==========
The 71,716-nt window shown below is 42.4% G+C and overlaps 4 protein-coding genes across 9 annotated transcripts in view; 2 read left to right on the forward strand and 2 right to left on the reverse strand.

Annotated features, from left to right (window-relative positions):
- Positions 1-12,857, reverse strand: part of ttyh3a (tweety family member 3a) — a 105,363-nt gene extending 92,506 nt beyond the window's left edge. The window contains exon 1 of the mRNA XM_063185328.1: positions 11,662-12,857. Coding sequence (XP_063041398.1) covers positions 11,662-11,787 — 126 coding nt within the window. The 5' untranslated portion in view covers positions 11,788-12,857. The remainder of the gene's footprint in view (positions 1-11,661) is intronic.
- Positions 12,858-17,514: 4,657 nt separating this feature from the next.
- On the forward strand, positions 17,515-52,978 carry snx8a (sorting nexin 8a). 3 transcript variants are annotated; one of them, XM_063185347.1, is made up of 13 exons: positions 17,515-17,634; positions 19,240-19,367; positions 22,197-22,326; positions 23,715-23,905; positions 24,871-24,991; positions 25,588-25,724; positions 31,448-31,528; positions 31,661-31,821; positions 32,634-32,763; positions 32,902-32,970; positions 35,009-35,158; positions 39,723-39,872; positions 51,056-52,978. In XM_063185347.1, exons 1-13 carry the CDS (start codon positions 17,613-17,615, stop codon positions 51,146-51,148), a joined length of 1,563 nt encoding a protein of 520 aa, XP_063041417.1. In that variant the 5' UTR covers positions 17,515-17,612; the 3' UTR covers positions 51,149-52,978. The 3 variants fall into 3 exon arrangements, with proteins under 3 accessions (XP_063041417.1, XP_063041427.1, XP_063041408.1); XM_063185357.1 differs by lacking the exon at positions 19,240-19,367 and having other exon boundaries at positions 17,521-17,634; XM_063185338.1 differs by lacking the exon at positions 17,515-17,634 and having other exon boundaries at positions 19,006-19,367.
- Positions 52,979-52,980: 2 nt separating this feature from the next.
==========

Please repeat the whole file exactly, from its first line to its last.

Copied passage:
The 71,716-nt window shown below is 42.4% G+C and overlaps 4 protein-coding genes across 9 annotated transcripts in view; 2 read left to right on the forward strand and 2 right to left on the reverse strand.

Annotated features, from left to right (window-relative positions):
- Positions 1-12,857, reverse strand: part of ttyh3a (tweety family member 3a) — a 105,363-nt gene extending 92,506 nt beyond the window's left edge. The window contains exon 1 of the mRNA XM_063185328.1: positions 11,662-12,857. Coding sequence (XP_063041398.1) covers positions 11,662-11,787 — 126 coding nt within the window. The 5' untranslated portion in view covers positions 11,788-12,857. The remainder of the gene's footprint in view (positions 1-11,661) is intronic.
- Positions 12,858-17,514: 4,657 nt separating this feature from the next.
- On the forward strand, positions 17,515-52,978 carry snx8a (sorting nexin 8a). 3 transcript variants are annotated; one of them, XM_063185347.1, is made up of 13 exons: positions 17,515-17,634; positions 19,240-19,367; positions 22,197-22,326; positions 23,715-23,905; positions 24,871-24,991; positions 25,588-25,724; positions 31,448-31,528; positions 31,661-31,821; positions 32,634-32,763; positions 32,902-32,970; positions 35,009-35,158; positions 39,723-39,872; positions 51,056-52,978. In XM_063185347.1, exons 1-13 carry the CDS (start codon positions 17,613-17,615, stop codon positions 51,146-51,148), a joined length of 1,563 nt encoding a protein of 520 aa, XP_063041417.1. In that variant the 5' UTR covers positions 17,515-17,612; the 3' UTR covers positions 51,149-52,978. The 3 variants fall into 3 exon arrangements, with proteins under 3 accessions (XP_063041417.1, XP_063041427.1, XP_063041408.1); XM_063185357.1 differs by lacking the exon at positions 19,240-19,367 and having other exon boundaries at positions 17,521-17,634; XM_063185338.1 differs by lacking the exon at positions 17,515-17,634 and having other exon boundaries at positions 19,006-19,367.
- Positions 52,979-52,980: 2 nt separating this feature from the next.